Algorithm 1. Bioinformatic pipeline for filtering and formatting input data.
Parameterize the initial mapping with Duk using odd K-mers.
Execute tests using different K-mers.
Name: Pre-filter CTX-M
Start
          For k-mer values between 17 and 65
          Do
               Execute duk with each k-mer against the reference database
               Save results in a single file “duk_results”
          Finish do
          Best_K-mer < 0
          Best p-value < 0
          For each line in “duk_results” file
          Do
               Find p-value of each k-mer
               If (P-value found is larger than Best p-value)
                    Best p-value < p-value found
                    Best_K-mer < k-mer found
               End if
               Convert output file of best k-mer to FASTA format
               Format the FASTA file for the ANN (X, y)
               For each end of CTX-M sequence
               Do
                    Separate CTX-M group from each sequence.
          Finish do
End
Based on the initial analysis, k-mers 17, 19 and 21 were found to be the best. Additionally, we validated the results through an NCBI BLAST search of the contig obtained after adjusting the k-mer to 17 and 19 to conclusively verify that this sequence corresponds to bacteria with the CTX-M gene. The pipeline can be downloaded here:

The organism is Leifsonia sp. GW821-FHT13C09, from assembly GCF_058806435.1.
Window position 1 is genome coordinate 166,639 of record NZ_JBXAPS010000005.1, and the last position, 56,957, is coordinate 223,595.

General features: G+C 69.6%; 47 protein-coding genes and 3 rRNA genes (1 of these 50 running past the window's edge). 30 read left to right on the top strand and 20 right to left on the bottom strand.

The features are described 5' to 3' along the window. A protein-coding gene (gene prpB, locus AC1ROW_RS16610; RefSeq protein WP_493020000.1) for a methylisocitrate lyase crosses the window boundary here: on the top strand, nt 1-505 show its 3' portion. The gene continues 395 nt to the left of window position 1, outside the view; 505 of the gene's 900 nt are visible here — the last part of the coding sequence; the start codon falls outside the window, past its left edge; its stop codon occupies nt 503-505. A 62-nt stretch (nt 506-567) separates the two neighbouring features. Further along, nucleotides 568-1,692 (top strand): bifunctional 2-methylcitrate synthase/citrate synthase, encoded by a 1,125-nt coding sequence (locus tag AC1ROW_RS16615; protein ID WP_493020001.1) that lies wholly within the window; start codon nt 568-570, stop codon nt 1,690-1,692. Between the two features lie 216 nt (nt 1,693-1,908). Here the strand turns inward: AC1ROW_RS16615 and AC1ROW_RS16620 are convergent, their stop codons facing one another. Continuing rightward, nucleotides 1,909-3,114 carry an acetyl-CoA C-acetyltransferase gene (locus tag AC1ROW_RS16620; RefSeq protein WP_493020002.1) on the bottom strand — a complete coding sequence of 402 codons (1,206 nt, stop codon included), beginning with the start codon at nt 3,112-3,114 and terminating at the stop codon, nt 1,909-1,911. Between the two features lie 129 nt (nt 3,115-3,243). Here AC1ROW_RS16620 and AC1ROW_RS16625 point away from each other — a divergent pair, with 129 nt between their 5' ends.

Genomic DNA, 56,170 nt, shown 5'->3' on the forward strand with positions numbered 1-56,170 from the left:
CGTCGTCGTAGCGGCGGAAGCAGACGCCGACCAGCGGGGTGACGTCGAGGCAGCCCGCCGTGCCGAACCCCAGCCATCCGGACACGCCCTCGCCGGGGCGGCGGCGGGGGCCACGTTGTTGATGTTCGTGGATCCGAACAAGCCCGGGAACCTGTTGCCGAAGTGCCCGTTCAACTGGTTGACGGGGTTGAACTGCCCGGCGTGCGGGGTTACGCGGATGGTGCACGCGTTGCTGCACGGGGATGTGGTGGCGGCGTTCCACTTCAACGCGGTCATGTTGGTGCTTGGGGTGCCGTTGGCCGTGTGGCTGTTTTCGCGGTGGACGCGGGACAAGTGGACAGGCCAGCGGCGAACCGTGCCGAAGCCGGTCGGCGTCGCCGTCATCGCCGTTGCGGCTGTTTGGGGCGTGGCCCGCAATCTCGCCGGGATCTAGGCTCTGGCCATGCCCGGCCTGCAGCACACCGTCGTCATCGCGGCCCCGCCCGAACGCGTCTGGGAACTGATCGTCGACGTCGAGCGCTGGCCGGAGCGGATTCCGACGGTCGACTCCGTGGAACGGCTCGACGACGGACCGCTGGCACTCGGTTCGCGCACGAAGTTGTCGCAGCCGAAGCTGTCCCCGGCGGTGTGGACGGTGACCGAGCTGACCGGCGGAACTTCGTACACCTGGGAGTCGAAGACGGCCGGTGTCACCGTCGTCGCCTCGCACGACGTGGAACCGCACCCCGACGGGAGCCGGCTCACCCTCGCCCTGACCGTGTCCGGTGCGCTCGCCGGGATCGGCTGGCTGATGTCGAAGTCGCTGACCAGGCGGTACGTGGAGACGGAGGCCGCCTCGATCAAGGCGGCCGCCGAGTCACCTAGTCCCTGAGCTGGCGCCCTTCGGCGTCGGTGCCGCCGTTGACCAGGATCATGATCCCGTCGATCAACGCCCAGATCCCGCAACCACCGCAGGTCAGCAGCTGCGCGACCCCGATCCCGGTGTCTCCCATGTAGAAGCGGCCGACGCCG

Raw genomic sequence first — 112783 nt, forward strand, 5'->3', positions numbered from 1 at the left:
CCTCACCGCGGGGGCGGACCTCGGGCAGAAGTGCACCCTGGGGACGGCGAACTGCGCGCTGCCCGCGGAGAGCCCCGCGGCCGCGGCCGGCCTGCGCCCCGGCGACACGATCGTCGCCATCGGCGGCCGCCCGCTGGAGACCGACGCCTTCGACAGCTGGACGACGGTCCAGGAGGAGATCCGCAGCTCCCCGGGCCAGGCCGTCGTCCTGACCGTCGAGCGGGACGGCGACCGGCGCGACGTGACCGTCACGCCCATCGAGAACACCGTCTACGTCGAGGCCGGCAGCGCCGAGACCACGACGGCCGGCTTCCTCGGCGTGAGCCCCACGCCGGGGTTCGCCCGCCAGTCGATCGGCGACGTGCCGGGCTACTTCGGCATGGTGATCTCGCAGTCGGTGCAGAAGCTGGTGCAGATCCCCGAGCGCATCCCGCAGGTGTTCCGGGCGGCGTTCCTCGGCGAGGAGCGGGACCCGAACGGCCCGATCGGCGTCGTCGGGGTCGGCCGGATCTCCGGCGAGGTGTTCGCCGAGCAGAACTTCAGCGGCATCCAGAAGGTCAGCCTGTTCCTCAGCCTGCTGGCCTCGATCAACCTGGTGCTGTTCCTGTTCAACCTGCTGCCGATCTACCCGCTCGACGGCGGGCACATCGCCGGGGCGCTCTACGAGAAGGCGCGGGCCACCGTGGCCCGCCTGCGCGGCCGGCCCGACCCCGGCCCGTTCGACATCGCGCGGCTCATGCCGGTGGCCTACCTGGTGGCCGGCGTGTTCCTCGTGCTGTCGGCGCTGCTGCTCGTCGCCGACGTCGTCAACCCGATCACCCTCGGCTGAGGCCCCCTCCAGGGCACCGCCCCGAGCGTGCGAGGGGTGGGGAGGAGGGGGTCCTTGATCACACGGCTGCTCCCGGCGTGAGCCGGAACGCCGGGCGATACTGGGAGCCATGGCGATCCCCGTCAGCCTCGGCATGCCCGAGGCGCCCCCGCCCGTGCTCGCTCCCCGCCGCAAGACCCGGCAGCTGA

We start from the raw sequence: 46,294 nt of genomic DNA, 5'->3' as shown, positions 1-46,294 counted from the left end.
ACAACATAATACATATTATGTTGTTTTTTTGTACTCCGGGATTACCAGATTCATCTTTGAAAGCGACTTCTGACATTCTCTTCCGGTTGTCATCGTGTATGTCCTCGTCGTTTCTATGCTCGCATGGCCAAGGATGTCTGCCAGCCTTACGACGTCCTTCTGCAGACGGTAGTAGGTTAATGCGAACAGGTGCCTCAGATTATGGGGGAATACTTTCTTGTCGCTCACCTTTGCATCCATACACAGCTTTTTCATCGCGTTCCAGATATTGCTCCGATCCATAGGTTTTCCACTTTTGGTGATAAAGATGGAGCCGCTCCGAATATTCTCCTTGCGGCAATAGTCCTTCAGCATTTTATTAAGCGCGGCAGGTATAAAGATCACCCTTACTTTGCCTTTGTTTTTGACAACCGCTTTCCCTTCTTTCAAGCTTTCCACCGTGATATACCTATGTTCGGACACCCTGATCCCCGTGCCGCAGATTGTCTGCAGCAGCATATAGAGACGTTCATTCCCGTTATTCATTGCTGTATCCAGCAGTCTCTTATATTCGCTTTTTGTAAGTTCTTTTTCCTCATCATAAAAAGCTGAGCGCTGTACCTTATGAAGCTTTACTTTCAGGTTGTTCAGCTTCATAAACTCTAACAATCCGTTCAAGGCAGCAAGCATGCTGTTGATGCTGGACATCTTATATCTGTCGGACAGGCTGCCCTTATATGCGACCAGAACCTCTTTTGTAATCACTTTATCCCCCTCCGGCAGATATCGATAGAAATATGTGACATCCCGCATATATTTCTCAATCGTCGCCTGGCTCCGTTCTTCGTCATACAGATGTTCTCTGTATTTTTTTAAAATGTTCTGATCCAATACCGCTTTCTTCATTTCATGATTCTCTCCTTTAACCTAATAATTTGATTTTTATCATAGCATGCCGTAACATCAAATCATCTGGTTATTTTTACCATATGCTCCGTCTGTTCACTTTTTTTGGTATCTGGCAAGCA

2.2. Defining an Optimal Neural Network Architecture

An exhaustive review of the existing literature was performed to define the architecture of the neural network for metagenomics. We evaluated different machine learning models focused on improving the precision of the techniques applied in neural networks, such as random forest, or algorithms based on decision trees [13]. None of the studies reviewed take into account a particular architecture, whereby the main goal is to obtain a reduction in the cost function to guarantee that the neural network apprenticeship is being carried out. Conversely, this study proposes an architecture of a multi-layer perception neuronal network (Figure 3), because of the importance of the high sensitivity that different neurons show in each of their layers concerning the activation functions, weights, and epochs. This interaction allows considering more parameters when training and validating such an architecture, taking into account its performance [14].

2.3. Data Standardization for the Neural Network